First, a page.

Today, though, the firm’s loan portfolio looks very different, with massive, ground-up construction loans in several major U.S. markets. In December, it cut its biggest construction check ever, a $485 million loan for Harridge Development’s Crossroads Hollywood project in Los Angeles. And at the start of this year, it completed the raise of a $2 billion-plus debt fund, giving it the firepower to go head-to-head with the industry’s most active lenders.

“[Zegen] knows that business in a way that some bank underwriter sitting in a cubicle doesn’t,” said Seth Weissman of Urban Standard Capital, a New York–based private lender and developer.

Even as Madison’s book becomes more institutional, internally it retains its scrappy setup. Zegen is still deeply involved in most major loans and Madison employs only 70 people, far fewer than a traditional private equity firm.

“A lot of these big institutions, the decision-makers are so far away from the deal that it’s just a committee,” said Gary Mozer, co-founder of George Smith Partners, an L.A.-based debt brokerage. “Josh gets his hands dirty. Josh has met my clients. Josh has gone and seen every property.”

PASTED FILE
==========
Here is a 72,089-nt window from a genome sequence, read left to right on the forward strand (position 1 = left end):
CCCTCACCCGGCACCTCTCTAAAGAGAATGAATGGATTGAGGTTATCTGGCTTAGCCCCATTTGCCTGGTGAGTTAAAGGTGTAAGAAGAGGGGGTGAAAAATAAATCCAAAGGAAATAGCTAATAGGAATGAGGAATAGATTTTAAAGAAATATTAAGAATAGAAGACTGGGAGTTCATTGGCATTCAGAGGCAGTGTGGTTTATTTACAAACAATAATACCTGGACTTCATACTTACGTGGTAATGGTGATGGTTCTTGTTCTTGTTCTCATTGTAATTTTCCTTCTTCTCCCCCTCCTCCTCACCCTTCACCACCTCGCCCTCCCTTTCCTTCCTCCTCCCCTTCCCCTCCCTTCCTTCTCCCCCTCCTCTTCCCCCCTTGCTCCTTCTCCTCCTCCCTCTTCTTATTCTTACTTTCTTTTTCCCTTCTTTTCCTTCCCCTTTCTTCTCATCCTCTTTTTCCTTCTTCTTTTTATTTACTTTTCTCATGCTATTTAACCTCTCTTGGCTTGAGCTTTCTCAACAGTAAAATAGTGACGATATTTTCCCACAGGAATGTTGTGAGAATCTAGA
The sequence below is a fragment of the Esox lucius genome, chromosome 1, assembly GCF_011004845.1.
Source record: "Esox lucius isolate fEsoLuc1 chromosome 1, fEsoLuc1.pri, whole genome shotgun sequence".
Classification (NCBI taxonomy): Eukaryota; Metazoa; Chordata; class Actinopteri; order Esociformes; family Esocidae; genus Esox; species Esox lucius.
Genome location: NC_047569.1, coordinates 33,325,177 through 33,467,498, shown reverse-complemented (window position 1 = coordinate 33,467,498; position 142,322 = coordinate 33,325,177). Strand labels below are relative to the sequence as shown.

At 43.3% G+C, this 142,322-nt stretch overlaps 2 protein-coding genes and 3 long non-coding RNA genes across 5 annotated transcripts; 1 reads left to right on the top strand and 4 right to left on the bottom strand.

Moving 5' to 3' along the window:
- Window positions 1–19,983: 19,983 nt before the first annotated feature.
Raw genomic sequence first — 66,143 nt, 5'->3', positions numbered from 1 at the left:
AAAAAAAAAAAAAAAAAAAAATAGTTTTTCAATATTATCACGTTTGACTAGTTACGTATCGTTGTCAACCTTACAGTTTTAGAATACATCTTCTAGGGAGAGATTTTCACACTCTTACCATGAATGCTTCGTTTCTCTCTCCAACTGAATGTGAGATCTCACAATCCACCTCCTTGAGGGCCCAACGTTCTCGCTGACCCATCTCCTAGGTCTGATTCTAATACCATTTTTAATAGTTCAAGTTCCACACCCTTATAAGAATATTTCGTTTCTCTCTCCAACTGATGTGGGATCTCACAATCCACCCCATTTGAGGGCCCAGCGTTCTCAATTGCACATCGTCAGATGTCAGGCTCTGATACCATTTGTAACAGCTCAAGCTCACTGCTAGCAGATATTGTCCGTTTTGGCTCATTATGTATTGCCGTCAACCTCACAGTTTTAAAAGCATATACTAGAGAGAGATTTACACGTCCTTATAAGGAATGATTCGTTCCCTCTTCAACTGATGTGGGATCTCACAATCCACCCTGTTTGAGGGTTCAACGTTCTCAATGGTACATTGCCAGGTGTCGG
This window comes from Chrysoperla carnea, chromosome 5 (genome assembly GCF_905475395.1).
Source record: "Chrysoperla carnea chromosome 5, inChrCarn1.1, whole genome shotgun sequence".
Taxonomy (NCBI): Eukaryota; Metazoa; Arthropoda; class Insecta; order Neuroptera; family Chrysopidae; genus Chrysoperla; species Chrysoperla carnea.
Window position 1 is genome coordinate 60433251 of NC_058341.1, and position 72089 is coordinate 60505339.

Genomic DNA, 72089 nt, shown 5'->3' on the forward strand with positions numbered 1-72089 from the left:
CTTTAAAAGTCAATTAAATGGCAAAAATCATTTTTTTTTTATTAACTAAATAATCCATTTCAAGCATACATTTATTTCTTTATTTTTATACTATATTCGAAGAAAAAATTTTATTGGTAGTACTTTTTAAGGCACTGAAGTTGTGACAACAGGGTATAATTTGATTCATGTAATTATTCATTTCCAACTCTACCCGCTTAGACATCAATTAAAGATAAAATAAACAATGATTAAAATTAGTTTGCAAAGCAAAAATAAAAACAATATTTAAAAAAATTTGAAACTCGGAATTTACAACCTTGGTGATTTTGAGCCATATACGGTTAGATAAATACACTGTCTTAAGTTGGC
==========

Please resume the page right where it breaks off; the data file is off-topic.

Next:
Building bridges

Zegen started his career with a stint on Wall Street, working for Merrill Lynch and Salomon Smith Barney. But just as he was being recruited for his dream job in venture capital, the 25-year-old’s rise was snuffed out by the tech bust.

Jobless and living with his parents in Ridgewood, New Jersey, Zegen connected with a friend of his father’s who brokered residential mortgages. After a year or so of arranging loans, Zegen got a taste of his future in 2003: someone was in contract to buy four buildings in Williamsburg on North 6th Street, but his funding fell through. To save the deal, the buyer needed $3 million in a matter of weeks.

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Brooklyn real estate finance in those days was a bit of a free-for-all. Professional lenders were rare, and individual investors active in the neighborhood often stepped up to provide gap financing.

While he didn’t have experience in these types of high-stakes and, critically, high-margin deals, Zegen knew those local lenders. He linked the buyer up with one, and in three weeks, the deal was done.